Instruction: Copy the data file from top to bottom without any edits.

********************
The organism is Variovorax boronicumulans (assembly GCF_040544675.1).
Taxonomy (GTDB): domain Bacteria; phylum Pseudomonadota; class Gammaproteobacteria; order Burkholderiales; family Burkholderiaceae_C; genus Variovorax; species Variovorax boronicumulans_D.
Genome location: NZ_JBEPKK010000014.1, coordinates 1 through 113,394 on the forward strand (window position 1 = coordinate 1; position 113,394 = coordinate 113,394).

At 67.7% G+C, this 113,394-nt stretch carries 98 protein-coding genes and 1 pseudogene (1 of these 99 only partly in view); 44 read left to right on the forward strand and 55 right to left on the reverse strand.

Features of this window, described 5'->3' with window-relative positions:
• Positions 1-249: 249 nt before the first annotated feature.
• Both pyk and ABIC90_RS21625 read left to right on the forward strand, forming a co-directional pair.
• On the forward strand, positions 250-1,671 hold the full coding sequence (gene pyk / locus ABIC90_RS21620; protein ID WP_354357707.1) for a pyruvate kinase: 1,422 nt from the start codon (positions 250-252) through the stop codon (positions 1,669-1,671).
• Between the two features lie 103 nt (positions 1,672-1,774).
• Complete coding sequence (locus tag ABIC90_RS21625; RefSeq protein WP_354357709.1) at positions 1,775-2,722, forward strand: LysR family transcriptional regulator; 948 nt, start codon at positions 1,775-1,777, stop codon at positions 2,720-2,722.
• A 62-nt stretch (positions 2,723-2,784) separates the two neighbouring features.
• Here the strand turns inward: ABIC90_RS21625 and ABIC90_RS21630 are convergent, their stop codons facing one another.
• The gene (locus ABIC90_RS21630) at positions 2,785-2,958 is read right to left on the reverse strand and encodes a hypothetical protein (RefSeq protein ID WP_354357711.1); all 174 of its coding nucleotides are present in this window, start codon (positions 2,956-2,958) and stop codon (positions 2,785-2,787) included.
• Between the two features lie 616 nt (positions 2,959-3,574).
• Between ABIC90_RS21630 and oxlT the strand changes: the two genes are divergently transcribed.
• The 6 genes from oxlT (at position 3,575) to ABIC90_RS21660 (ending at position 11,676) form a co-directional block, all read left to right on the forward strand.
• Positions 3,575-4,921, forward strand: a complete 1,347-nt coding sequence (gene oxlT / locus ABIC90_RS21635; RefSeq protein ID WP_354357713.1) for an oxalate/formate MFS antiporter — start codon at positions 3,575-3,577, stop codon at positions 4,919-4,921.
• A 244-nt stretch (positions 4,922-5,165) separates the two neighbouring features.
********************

The organism is Variovorax boronicumulans (assembly GCF_040544675.1).
Taxonomy (GTDB): domain Bacteria; phylum Pseudomonadota; class Gammaproteobacteria; order Burkholderiales; family Burkholderiaceae_C; genus Variovorax; species Variovorax boronicumulans_D.
Genome location: NZ_JBEPKK010000014.1, coordinates 1 through 113,394 on the forward strand (window position 1 = coordinate 1; position 113,394 = coordinate 113,394).

At 67.7% G+C, this 113,394-nt stretch carries 98 protein-coding genes and 1 pseudogene (1 of these 99 only partly in view); 44 read left to right on the forward strand and 55 right to left on the reverse strand.

Features of this window, described 5'->3' with window-relative positions:
• Positions 1-249: 249 nt before the first annotated feature.
• Both pyk and ABIC90_RS21625 read left to right on the forward strand, forming a co-directional pair.
• On the forward strand, positions 250-1,671 hold the full coding sequence (gene pyk / locus ABIC90_RS21620; protein ID WP_354357707.1) for a pyruvate kinase: 1,422 nt from the start codon (positions 250-252) through the stop codon (positions 1,669-1,671).
• Between the two features lie 103 nt (positions 1,672-1,774).
• Complete coding sequence (locus tag ABIC90_RS21625; RefSeq protein WP_354357709.1) at positions 1,775-2,722, forward strand: LysR family transcriptional regulator; 948 nt, start codon at positions 1,775-1,777, stop codon at positions 2,720-2,722.
• A 62-nt stretch (positions 2,723-2,784) separates the two neighbouring features.
• Here the strand turns inward: ABIC90_RS21625 and ABIC90_RS21630 are convergent, their stop codons facing one another.
• The gene (locus ABIC90_RS21630) at positions 2,785-2,958 is read right to left on the reverse strand and encodes a hypothetical protein (RefSeq protein ID WP_354357711.1); all 174 of its coding nucleotides are present in this window, start codon (positions 2,956-2,958) and stop codon (positions 2,785-2,787) included.
• Between the two features lie 616 nt (positions 2,959-3,574).
• Between ABIC90_RS21630 and oxlT the strand changes: the two genes are divergently transcribed.
• The 6 genes from oxlT (at position 3,575) to ABIC90_RS21660 (ending at position 11,676) form a co-directional block, all read left to right on the forward strand.
• Positions 3,575-4,921, forward strand: a complete 1,347-nt coding sequence (gene oxlT / locus ABIC90_RS21635; RefSeq protein ID WP_354357713.1) for an oxalate/formate MFS antiporter — start codon at positions 3,575-3,577, stop codon at positions 4,919-4,921.
• A 244-nt stretch (positions 4,922-5,165) separates the two neighbouring features.